The question before the court in Lacayo v. Superior Court was whether there were such “extraordinary circumstances” presented by the COVID-19 global pandemic to justify “good cause” for continuance of the defendant’s preliminary hearing beyond the 60-Day Rule.
On February 24, 2020, Defendant Kareem Lacayo (“Lacayo”) was arraigned on charges for possession of a firearm by a felon, and other felony charges. Lacayo waived his right under Penal Code section 859b to a preliminary hearing within 10 court days. but did not waive his right to have the hearing within 60 court days.
On April 24, after the Governor had proclaimed a state of emergency due to the COVID-19 pandemic, the parties appeared and announced they were “ready” to proceed for the hearing. The trial court recognized that it was “the 60th day,” but continued the preliminary hearing to April 28, citing “extraordinary circumstances” of the pandemic and a lack of prejudice to Lacayo, who was out on bail. Lacayo objected, citing the 60-Day Rule. At the April 28 hearing, Lacayo moved to dismiss the charges due to the continuance violating Lacayo’s right under the 60-Day Rule. The court denied the motion, citing the extraordinary and “unprecedented” circumstances of the pandemic.
The People then filed an information (i.e., written statement of accusations) on the aforementioned charges. Lacayo filed a motion to have the information set aside, again citing the court’s violation of the 60-Day Rule. The trial court denied Lacayo’s motion, adding specific facts to support its position that the circumstances of the pandemic constituted “good cause” for the continuance of Lacayo’s hearing. Lacayo then petitioned the Court of Appeal seeking relief, which the Court granted.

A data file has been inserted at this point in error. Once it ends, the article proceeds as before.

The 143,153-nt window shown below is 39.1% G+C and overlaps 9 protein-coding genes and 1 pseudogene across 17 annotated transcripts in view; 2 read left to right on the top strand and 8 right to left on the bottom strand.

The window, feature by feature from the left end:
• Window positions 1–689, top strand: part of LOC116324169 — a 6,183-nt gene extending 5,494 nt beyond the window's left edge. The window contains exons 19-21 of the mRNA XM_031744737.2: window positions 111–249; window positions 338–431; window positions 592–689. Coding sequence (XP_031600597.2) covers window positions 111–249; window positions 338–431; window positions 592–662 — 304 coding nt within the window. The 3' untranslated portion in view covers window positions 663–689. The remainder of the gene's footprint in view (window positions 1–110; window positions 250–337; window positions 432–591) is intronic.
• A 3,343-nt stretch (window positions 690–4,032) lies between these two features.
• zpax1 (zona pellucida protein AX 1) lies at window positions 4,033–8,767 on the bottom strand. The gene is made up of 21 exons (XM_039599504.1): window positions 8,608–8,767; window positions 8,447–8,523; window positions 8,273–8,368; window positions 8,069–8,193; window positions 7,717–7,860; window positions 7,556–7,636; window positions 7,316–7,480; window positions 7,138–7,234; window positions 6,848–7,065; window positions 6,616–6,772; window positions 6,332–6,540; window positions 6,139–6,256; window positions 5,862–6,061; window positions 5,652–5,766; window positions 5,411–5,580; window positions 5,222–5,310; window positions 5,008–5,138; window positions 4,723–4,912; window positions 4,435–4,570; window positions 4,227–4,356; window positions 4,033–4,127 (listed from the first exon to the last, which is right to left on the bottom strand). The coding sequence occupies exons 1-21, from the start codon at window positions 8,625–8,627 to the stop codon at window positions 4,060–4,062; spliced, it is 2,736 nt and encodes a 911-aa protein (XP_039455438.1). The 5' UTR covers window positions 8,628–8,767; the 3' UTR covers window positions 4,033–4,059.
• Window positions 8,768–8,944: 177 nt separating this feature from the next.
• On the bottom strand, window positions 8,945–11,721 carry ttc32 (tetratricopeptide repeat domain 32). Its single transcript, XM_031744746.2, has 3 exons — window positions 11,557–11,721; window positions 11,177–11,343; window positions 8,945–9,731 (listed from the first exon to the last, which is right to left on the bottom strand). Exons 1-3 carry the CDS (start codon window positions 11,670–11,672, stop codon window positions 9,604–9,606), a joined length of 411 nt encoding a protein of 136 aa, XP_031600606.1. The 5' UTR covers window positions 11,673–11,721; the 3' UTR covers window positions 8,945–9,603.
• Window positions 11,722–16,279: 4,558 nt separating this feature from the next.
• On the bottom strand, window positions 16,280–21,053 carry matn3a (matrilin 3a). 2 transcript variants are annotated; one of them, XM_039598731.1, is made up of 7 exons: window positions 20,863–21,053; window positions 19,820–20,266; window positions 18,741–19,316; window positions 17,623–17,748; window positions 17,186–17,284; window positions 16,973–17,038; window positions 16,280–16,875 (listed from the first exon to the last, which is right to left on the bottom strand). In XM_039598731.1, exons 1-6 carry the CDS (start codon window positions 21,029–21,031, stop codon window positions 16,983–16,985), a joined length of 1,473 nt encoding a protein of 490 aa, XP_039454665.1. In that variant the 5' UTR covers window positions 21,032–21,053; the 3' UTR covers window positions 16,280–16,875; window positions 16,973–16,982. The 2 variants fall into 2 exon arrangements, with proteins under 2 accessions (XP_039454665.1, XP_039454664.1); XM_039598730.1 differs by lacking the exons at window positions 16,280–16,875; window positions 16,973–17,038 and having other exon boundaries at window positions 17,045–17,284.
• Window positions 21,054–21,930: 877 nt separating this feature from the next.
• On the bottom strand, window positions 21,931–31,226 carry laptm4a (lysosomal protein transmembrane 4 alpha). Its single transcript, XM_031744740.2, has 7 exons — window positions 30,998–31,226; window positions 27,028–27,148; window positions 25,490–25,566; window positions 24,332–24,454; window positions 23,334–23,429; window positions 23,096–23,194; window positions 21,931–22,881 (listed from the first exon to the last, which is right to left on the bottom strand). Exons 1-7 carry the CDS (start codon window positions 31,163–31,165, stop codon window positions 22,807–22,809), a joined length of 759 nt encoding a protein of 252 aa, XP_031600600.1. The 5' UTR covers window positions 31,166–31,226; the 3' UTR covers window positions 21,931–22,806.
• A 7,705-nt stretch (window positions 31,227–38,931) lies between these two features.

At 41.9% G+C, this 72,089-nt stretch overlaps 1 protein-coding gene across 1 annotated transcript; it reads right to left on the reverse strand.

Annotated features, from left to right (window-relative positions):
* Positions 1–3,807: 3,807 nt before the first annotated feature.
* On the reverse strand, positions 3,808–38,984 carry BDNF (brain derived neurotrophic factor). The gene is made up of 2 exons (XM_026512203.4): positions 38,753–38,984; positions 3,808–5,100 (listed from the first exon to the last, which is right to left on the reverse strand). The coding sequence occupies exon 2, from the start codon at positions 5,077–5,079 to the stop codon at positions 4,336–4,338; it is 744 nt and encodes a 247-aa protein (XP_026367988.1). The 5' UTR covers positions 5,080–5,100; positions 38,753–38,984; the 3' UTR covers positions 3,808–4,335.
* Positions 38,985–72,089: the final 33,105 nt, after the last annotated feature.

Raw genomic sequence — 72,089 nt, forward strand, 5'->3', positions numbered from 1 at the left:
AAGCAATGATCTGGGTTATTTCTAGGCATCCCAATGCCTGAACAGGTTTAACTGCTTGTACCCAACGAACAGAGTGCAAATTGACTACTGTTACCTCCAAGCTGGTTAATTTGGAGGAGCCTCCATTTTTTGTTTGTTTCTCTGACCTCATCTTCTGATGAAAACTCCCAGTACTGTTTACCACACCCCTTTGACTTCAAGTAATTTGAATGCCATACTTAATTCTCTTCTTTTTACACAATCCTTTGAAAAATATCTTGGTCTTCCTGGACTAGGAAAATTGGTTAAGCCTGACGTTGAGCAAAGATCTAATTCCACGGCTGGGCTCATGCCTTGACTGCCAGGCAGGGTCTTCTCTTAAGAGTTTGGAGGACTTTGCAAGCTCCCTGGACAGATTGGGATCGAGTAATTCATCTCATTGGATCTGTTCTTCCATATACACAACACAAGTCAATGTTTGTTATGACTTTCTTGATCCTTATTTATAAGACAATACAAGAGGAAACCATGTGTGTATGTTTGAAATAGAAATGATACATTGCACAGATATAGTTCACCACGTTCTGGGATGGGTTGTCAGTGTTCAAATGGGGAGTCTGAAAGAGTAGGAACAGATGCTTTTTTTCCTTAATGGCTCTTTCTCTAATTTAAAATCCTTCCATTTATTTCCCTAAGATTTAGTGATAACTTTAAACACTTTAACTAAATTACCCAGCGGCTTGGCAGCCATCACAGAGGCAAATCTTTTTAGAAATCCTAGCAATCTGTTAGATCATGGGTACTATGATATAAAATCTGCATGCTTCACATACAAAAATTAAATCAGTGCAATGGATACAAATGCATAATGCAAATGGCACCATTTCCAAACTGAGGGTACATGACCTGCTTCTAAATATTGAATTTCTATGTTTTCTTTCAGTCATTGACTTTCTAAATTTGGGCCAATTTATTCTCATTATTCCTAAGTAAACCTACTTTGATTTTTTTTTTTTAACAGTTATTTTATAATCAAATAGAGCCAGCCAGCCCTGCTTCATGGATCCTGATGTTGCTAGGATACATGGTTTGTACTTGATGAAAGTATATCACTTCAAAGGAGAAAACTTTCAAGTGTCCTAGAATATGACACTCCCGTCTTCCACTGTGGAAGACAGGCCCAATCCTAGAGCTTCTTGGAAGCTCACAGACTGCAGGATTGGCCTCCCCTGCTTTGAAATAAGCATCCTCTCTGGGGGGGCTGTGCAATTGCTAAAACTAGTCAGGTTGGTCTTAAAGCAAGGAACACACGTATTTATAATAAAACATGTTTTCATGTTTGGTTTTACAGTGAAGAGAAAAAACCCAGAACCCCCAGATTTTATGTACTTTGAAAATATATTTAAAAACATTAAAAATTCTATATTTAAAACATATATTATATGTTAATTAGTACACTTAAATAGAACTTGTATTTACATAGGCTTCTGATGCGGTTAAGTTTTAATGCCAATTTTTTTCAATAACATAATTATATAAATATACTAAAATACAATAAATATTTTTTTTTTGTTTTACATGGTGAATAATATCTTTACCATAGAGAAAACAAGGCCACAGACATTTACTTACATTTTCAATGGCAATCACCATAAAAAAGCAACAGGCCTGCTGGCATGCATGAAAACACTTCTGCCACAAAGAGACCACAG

Court’s Discussion of Section 859b
Under § 859b, a defendant who pleads not guilty upon being arraigned on a felony charge has the right to a preliminary hearing within 10 court days, unless the right is waived or there is “good cause” for continuance. When a defendant waives their right under the 10-Day Rule, they are subsequently entitled to a preliminary hearing within 60 court days of arraignment. Unlike the 10-Day Rule, there is “no exception from the 60-Day Rule,” indicating that “the Legislature did not intend a good-cause exception” for the 60-Day Rule. Castillo v. Superior Court (2019). The 60-Day Rule “‘is absolute and requires dismissal of a felony complaint against a nonconsenting defendant whose preliminary hearing is set or continued more than 60 days from arraignment.’” (Id., quoting Ramos v. Superior Court (2007)).
Regarding the 60-Day Rule, the Court concluded:
- the COVID-19 pandemic did not amount to “good cause” because there is no “good cause” exception for the 60-Day Rule;
- no emergency order issued by the State has changed § 859b; and
- absent a waiver, courts must dismiss the case if a preliminary hearing is not held within 60 days after arraignment.
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